Do you remember where you were when the towers came crashing down? When the world seemed to stop for a moment in horror and disbelief? I imagine that thinking about it hits you right in the gut and shakes you to the core. I do not have this kind of visceral reaction as I recall 9-11. Peaceful, quiet sleep kept me blissfully unaware of what happened that day. Heavy sedation lured me to dream as a surgeon's gifted hands sliced along the line drawn down my spine. Blurred images of nurses and family members awakened me in the ICU after 10 hours of surgery. The family had debated about sparing me the details of that day, while a nurse nonchalantly broke the news. It didn't matter. It would take days in my hospital bed, watching each awful account on television, for this surreal event to hit me like a brick. The survivors, mourners, and I were forever linked by one day in history. God came near as my view of suffering narrowed.
Another surgery a week later and another week to recover. Finally seeing light at the end of a long tunnel, I was ready to get back on my shaky feet to walk again. This time free from the pain that had plagued and haunted me. With legs that would not collapse from under me. No longer destined for a life bound to a wheelchair.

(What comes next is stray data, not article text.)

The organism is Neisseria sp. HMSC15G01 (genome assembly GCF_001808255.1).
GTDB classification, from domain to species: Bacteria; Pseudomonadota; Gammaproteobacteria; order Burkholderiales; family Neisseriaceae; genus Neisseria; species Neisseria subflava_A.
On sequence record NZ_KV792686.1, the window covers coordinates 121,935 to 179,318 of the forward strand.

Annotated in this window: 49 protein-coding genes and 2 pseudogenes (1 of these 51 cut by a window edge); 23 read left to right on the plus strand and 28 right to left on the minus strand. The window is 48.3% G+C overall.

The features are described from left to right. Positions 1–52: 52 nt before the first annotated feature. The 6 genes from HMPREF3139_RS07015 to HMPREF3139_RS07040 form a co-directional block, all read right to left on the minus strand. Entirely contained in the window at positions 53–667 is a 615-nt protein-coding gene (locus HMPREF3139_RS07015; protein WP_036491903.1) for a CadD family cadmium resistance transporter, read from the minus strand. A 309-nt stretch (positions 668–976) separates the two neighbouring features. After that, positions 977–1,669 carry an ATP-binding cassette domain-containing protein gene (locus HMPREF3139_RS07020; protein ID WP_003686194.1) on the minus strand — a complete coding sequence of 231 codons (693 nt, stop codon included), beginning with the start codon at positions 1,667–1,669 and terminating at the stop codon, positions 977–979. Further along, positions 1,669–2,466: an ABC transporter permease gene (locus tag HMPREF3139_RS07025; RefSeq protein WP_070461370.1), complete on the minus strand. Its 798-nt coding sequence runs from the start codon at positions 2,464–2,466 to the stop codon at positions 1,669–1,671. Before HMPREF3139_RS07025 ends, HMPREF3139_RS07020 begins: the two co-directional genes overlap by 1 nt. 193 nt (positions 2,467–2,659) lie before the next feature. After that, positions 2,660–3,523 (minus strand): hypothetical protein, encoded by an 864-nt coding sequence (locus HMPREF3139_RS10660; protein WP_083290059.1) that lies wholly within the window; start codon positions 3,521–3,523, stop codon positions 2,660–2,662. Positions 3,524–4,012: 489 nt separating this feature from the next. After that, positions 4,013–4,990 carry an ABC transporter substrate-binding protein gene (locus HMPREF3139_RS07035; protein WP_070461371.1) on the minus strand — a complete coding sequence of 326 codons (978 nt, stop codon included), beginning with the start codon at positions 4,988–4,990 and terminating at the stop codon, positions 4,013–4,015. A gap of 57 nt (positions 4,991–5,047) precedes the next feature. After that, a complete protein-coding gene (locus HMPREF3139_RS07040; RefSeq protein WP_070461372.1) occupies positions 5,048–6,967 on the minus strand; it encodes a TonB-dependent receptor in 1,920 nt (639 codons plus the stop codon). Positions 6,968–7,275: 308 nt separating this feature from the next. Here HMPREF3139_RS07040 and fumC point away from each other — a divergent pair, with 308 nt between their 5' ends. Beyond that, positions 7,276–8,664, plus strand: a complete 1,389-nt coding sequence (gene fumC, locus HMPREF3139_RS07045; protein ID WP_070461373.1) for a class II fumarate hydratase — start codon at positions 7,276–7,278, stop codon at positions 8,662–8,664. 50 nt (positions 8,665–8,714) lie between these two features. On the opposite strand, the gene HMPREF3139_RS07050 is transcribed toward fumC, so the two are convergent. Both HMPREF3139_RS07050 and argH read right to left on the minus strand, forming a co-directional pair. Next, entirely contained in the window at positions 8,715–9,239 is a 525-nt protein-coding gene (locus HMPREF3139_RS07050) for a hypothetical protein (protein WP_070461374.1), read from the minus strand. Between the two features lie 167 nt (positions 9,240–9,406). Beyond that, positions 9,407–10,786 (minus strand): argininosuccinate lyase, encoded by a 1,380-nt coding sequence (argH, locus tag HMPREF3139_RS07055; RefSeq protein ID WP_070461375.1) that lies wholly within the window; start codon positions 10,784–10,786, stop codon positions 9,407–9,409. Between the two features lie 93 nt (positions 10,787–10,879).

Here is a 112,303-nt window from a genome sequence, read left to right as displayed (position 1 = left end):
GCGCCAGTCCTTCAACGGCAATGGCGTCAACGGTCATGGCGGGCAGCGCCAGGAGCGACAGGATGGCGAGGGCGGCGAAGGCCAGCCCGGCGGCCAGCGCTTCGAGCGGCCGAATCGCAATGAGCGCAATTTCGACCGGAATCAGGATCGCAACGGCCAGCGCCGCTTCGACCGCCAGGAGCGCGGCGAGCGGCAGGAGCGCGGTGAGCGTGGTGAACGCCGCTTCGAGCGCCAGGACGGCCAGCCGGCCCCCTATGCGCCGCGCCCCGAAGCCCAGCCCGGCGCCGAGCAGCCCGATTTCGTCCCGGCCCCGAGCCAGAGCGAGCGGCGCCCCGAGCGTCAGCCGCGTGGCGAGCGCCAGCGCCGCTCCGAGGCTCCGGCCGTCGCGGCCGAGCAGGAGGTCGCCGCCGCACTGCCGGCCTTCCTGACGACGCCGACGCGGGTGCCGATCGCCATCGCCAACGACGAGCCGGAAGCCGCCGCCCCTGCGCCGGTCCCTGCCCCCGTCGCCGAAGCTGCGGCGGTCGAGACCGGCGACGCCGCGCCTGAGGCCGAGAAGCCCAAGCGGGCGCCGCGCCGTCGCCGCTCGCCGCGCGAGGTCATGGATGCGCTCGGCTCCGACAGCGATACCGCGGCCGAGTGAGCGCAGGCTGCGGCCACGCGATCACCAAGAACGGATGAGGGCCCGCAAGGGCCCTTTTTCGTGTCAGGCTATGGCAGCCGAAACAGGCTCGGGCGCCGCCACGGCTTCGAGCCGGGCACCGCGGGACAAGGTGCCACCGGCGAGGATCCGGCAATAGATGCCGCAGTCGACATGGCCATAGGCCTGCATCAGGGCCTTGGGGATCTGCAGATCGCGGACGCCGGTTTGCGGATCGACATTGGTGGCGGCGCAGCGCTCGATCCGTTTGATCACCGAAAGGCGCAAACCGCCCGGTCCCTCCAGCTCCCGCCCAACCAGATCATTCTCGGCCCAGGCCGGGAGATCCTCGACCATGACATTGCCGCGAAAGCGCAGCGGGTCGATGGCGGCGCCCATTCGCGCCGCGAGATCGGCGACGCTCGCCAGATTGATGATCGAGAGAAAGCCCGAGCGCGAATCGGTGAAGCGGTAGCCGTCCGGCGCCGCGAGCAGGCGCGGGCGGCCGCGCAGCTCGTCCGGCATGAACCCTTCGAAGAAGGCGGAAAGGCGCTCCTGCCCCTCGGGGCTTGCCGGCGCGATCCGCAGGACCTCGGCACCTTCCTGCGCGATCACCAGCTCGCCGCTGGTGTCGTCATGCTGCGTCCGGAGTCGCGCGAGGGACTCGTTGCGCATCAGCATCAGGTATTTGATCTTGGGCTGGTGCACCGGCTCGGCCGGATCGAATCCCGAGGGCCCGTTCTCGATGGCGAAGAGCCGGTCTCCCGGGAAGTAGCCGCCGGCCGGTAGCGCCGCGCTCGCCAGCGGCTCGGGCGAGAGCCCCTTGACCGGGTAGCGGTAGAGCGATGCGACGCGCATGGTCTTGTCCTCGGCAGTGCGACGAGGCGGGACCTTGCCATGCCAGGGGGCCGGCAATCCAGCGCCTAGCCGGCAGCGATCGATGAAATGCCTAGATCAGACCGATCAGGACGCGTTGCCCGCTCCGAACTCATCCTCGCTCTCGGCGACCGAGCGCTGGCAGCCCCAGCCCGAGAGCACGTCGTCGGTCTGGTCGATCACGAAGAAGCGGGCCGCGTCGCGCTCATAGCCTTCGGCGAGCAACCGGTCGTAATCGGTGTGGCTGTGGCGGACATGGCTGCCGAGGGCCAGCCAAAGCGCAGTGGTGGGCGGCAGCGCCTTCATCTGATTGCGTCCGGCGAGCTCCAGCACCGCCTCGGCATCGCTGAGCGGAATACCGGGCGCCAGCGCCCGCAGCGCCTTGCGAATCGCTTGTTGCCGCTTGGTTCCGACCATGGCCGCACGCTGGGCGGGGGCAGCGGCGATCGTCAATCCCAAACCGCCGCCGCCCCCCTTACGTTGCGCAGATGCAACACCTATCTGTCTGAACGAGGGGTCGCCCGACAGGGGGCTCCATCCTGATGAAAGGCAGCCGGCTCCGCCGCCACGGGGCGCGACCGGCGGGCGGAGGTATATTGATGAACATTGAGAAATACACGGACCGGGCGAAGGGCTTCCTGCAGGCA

But, then the fever came and consumed my body, causing me to shake, sending my stomach into knots. Nurses rushing around, filling my bed with ice packs, bringing in huge machinery for testing - the panic in their eyes unnerved me. As I was rolled rapidly down the hallway for another test, that was the moment. The moment I thought I might die. Though my life did not flash before me, I began to mourn the life I had yet to live. The children I had not been able to conceive. The long years ahead with my husband, as we would comfortably slip into a life of retirement and rediscovering each other. Those thoughts filling my mind, I slipped into full prayer mode. And, I cannot explain it. The calm that overwhelmed my soul, overtaking the panic and the fear. The God I had known most of my life, but had held at arm's distance, came down. He hovered over me and lay down in that rickety, uncomfortable bed with me. He held my hand as I listened to the hum of the CT machine. I felt Him there in the most tangible way I'd ever known. I knew in that moment that if I lived or died, He'd be with me, and it would be okay. It was a thin place, but it was well with my soul.
"'I love you, O LORD, my strength.' The LORD is my rock and my fortress and my deliverer, My God, my rock, in whom I take refuge; My shield and the horn of my salvation, my stronghold. I call upon the LORD, who is worthy to be praised, and I am saved from my enemies. The cords of death encompassed me, and the torrents of ungodliness terrified me. The cords of Sheol surrounded me; the snares of death confronted me. In my distress, I called upon the LORD and cried to my God for help; He heard my voice out of His temple, and my cry for help before Him came into His ears." Psalm 18: 1-6
God continued to draw near to me as He healed my broken body. The staph infection that had raged within me went away and strength was restored to my back and legs. More important, though, than the physical healing I experienced was the balm He placed on my heart and healed me in a way I didn't know I needed. In a hospital bed in Atlanta, GA, I surrendered completely to the God Who Came Near. The full story of why I needed surgery in the first place is posted here: Why "Titanium Woman?".